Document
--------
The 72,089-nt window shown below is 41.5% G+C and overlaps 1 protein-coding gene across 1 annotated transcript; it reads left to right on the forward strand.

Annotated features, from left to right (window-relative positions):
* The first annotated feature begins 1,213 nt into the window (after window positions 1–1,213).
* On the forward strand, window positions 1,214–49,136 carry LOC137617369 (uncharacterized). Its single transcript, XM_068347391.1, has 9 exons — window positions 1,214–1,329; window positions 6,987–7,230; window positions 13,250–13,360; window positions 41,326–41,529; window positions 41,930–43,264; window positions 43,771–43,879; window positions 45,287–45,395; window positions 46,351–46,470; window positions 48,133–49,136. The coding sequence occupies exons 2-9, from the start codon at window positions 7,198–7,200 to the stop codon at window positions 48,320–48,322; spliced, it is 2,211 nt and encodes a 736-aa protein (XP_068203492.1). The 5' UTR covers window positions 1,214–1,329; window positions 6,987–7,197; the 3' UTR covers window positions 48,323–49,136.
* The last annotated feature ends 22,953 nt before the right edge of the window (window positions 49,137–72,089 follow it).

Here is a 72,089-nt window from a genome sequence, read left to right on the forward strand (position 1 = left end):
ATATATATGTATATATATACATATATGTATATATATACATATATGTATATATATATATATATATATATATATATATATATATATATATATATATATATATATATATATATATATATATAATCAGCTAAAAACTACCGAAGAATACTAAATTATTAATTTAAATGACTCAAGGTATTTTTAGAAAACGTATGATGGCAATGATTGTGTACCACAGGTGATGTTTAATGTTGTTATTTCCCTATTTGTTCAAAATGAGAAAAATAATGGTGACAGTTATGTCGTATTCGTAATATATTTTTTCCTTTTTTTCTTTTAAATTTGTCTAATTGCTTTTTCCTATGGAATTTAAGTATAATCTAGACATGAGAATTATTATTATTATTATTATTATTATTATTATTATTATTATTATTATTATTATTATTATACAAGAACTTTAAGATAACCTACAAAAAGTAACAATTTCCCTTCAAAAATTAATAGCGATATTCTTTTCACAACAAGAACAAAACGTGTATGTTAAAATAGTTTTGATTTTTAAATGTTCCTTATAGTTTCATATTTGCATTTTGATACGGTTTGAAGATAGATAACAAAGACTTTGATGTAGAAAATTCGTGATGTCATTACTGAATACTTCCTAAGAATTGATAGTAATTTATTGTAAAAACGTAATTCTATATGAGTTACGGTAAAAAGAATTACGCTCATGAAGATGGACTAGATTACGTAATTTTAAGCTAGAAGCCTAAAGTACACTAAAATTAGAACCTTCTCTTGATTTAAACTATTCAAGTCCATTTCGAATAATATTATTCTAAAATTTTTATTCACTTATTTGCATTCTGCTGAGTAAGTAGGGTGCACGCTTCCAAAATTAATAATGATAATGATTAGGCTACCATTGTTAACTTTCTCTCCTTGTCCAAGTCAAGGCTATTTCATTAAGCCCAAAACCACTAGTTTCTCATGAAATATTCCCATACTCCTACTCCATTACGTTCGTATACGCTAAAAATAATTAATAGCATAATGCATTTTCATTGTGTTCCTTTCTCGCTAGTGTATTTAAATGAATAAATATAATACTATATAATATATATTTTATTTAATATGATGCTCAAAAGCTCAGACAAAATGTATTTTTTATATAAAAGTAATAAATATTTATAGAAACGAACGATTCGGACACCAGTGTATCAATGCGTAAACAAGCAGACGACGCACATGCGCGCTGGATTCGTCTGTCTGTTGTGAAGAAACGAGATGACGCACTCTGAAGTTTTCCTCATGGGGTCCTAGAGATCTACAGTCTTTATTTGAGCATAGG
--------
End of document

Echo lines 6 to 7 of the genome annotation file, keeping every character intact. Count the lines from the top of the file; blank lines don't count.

Here is a 72,089-nt window from a genome sequence, read left to right on the forward strand (position 1 = left end):
ATATATATGTATATATATACATATATGTATATATATACATATATGTATATATATATATATATATATATATATATATATATATATATATATATATATATATATATATATATATATATATAATCAGCTAAAAACTACCGAAGAATACTAAATTATTAATTTAAATGACTCAAGGTATTTTTAGAAAACGTATGATGGCAATGATTGTGTACCACAGGTGATGTTTAATGTTGTTATTTCCCTATTTGTTCAAAATGAGAAAAATAATGGTGACAGTTATGTCGTATTCGTAATATATTTTTTCCTTTTTTTCTTTTAAATTTGTCTAATTGCTTTTTCCTATGGAATTTAAGTATAATCTAGACATGAGAATTATTATTATTATTATTATTATTATTATTATTATTATTATTATTATTATTATTATTATACAAGAACTTTAAGATAACCTACAAAAAGTAACAATTTCCCTTCAAAAATTAATAGCGATATTCTTTTCACAACAAGAACAAAACGTGTATGTTAAAATAGTTTTGATTTTTAAATGTTCCTTATAGTTTCATATTTGCATTTTGATACGGTTTGAAGATAGATAACAAAGACTTTGATGTAGAAAATTCGTGATGTCATTACTGAATACTTCCTAAGAATTGATAGTAATTTATTGTAAAAACGTAATTCTATATGAGTTACGGTAAAAAGAATTACGCTCATGAAGATGGACTAGATTACGTAATTTTAAGCTAGAAGCCTAAAGTACACTAAAATTAGAACCTTCTCTTGATTTAAACTATTCAAGTCCATTTCGAATAATATTATTCTAAAATTTTTATTCACTTATTTGCATTCTGCTGAGTAAGTAGGGTGCACGCTTCCAAAATTAATAATGATAATGATTAGGCTACCATTGTTAACTTTCTCTCCTTGTCCAAGTCAAGGCTATTTCATTAAGCCCAAAACCACTAGTTTCTCATGAAATATTCCCATACTCCTACTCCATTACGTTCGTATACGCTAAAAATAATTAATAGCATAATGCATTTTCATTGTGTTCCTTTCTCGCTAGTGTATTTAAATGAATAAATATAATACTATATAATATATATTTTATTTAATATGATGCTCAAAAGCTCAGACAAAATGTATTTTTTATATAAAAGTAATAAATATTTATAGAAACGAACGATTCGGACACCAGTGTATCAATGCGTAAACAAGCAGACGACGCACATGCGCGCTGGATTCGTCTGTCTGTTGTGAAGAAACGAGATGACGCACTCTGAAGTTTTCCTCATGGGGTCCTAGAGATCTACAGTCTTTATTTGAGCATAGG